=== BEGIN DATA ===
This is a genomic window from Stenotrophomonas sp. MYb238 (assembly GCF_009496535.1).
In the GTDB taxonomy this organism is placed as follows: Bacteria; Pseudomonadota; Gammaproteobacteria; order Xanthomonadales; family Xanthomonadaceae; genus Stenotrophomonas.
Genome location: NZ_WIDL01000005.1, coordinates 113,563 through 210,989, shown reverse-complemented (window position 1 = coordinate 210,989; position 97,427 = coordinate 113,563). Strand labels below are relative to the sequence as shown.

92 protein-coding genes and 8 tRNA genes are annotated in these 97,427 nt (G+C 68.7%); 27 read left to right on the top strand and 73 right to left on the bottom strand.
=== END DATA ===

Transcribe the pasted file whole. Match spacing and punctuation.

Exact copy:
This is a genomic window from Stenotrophomonas sp. MYb238 (assembly GCF_009496535.1).
In the GTDB taxonomy this organism is placed as follows: Bacteria; Pseudomonadota; Gammaproteobacteria; order Xanthomonadales; family Xanthomonadaceae; genus Stenotrophomonas.
Genome location: NZ_WIDL01000005.1, coordinates 113,563 through 210,989, shown reverse-complemented (window position 1 = coordinate 210,989; position 97,427 = coordinate 113,563). Strand labels below are relative to the sequence as shown.

92 protein-coding genes and 8 tRNA genes are annotated in these 97,427 nt (G+C 68.7%); 27 read left to right on the top strand and 73 right to left on the bottom strand.